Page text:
La Vache’s Tony Ferreira tells Adele Wong what the deal is with chefs and tattoos, and how not even good food can save a bad date.
A little background
Antonio Jose Ferreira was born in Hong Kong to a Portuguese father and Chinese mother. The family eventually emigrated to Vancouver, but he came back to Hong Kong 11 years ago to open Zuma. Ferreira went on to head Bistecca, one of Hong Kong’s hottest steakhouses at the time, as well as other steak establishments by Dining Concepts before he joined Black Sheep Restaurants group. Today, he not only runs steak frites powerhouse La Vache, but oversees the entire group’s kitchen operations.
You got started in this industry when you were really young. How’d it all begin?
I was actually 16 at the time, in Vancouver. I got my first industry job washing dishes inside a barbecue restaurant. I just loved it — it was so dynamic, everything was buzzing, I was on my feet. It was just crazy, the camaraderie you have between your cooks, the people shouting, the sounds, the customers laughing, the music — it just entices you. Even though it’s really tiring at the end of the day, you wanna go back again the next day and do it all over.
What brought you back to Hong Kong?
I was born in Hong Kong and moved to Canada when I was 9. My parents were afraid of the 1997 handover. My parents are still in Canada. My dad would never come back to Hong Kong, he’s happy just mowing his lawn now, driving his car. I loved Vancouver, it was great, but career-wise it was just a little bit lacking in opportunity.
La Vache’s steaks are obviously popular, but let’s talk about the fries. They’re so addictive, like McDonald’s.
Yeah, that’s the benchmark we’re going for. Haha. You think there’s a lot of steak eating at La Vache, well there’s even more French fry eating. Everyday we render a lot of beef fat, and with that we just deep-fry the French fries and it tastes much better than using regular vegetable oil.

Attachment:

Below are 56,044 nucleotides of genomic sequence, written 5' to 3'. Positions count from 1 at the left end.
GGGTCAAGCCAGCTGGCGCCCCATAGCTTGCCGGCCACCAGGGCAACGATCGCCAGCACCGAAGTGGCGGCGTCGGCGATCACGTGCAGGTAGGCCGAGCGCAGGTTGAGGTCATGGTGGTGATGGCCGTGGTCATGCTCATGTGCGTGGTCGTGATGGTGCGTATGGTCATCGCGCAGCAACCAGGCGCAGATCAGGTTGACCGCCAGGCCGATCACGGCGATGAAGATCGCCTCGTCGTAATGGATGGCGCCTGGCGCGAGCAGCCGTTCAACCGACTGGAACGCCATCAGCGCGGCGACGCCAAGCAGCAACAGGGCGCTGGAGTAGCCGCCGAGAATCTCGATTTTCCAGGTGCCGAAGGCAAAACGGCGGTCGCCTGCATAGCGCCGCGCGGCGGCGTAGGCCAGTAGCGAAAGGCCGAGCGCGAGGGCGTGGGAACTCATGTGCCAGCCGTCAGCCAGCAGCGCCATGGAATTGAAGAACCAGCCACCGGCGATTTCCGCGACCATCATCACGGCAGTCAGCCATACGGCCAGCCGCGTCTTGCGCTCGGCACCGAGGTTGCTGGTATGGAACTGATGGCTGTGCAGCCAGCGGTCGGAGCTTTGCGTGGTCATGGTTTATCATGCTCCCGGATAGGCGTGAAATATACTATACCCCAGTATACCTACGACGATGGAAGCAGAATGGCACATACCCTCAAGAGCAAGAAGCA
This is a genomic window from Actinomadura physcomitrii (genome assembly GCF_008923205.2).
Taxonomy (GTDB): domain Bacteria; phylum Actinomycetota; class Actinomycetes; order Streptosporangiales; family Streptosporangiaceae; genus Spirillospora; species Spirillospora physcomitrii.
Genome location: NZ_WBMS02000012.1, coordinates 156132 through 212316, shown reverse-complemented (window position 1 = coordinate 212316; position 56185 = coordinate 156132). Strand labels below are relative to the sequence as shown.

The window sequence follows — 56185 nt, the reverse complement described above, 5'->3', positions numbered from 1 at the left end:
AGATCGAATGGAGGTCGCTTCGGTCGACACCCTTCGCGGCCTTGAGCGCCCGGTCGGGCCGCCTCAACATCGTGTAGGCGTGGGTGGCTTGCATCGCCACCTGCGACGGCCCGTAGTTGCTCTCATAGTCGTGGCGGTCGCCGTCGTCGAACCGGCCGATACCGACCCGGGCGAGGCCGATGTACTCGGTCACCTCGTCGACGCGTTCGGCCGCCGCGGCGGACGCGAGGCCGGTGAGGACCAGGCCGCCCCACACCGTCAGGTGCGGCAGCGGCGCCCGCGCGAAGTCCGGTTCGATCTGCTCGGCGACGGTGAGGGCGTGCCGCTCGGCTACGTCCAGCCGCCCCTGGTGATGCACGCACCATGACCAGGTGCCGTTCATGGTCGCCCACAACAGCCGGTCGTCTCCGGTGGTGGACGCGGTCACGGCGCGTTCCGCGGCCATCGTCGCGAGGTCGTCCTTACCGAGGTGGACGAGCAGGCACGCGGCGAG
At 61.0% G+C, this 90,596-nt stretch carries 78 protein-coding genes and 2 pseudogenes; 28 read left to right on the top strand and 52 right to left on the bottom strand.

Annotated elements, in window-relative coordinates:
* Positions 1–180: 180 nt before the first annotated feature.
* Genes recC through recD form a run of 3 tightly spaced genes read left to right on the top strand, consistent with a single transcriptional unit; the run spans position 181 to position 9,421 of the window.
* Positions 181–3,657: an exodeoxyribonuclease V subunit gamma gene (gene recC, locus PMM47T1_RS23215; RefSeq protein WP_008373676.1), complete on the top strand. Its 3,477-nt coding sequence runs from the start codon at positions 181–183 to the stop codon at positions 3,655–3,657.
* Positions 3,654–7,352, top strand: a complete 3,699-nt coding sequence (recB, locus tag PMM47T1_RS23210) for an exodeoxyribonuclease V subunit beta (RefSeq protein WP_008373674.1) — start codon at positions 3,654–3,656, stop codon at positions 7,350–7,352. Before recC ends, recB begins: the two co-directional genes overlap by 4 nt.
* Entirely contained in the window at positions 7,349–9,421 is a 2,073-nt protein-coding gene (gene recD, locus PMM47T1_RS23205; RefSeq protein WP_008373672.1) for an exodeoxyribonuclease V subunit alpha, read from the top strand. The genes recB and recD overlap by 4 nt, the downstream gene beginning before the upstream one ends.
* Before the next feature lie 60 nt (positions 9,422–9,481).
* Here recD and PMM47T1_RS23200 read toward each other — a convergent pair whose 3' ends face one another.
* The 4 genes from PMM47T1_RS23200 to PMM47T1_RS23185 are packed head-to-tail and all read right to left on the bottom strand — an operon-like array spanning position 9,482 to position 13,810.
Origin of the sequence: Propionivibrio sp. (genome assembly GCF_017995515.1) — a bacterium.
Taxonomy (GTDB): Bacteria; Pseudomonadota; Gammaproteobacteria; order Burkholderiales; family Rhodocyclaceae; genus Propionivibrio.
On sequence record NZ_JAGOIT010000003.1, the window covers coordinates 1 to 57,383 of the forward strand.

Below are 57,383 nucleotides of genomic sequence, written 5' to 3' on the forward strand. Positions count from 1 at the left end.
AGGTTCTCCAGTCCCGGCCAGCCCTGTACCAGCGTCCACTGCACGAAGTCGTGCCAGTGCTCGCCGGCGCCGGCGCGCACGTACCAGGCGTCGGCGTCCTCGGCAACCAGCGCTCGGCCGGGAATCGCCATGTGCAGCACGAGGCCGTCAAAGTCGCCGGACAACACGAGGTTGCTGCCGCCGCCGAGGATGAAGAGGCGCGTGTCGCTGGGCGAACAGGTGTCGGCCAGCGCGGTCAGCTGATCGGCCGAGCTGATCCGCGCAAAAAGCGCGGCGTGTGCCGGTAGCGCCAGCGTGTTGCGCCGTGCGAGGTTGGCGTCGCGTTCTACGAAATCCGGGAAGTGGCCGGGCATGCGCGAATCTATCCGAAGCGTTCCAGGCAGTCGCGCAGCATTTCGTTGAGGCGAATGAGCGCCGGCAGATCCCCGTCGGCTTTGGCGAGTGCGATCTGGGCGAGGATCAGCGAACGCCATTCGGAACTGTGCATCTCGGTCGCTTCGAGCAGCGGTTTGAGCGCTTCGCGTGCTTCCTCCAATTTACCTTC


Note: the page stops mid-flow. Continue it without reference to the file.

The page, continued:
You come across as a really on-the-ball kind of guy. Do you ever have off days?
When I’m hungover, those are my really off days, haha. Once I passed the 30-year mark, I’ve become a little bit more career-oriented, but before that it was just… yeah.
Of course, I’m only human. There are times when you get a little bit sore from the stuff you’re doing or when your mind’s a little bit defeated. But then you have to think, you’re not really doing it for yourself but the people who are coming through your restaurant.
And an “on” day?
These guys had such a good time one night and we ended up talking about steak for hours and we had a drink after work. I actually made a friend that night. The next day he came back again with his wife, and he came back the day after, also with his wife. So then his wife starts getting a bit pissed off ‘cuz all she’s eating is fries and steak. I was like, “You better not come back tomorrow. I don’t wanna kill my own business but I don’t wanna kill your relationship either.”
You have some really nice tats on your arm. Is there some sort of connection between chefs and tattoos?
Oh my god, that sounds really hipster-ish. To be fair, I got this even before I became a chef. Tattoos are very personal. One of the relationships between chefs and tattoos I think is, not that they’re cool, but that chefs are kind of sentimental, sensitive and emotional and tattoos are a clear reflection of what you went through in life.
You kinda jot it down on your own permanent notebook. I have tattoos that remind me of my grandfather, I have tattoos that remind me of my faith. I have tattoos that remind me of when I chased for something that I shouldn’t have chased, and in return I lost a little bit of myself. Wow, I sound so poetic.
What makes a memorable meal?
The food has to be good, of course, but the company has to be better. You can have the best meal anywhere and all of a sudden your conversation sucks and there’s like nothing to talk about — this is one of my blind dates by the way. “So, what do you like? Do you like to eat? No?” Okay I dunno what to do now.
Do you ever have vegetarians eating at La Vache?
Yes. We always do what we can to accommodate them but at the same time, it kind of says “steak frites” on the door.
Read more from our Dishin’ the Dirt series.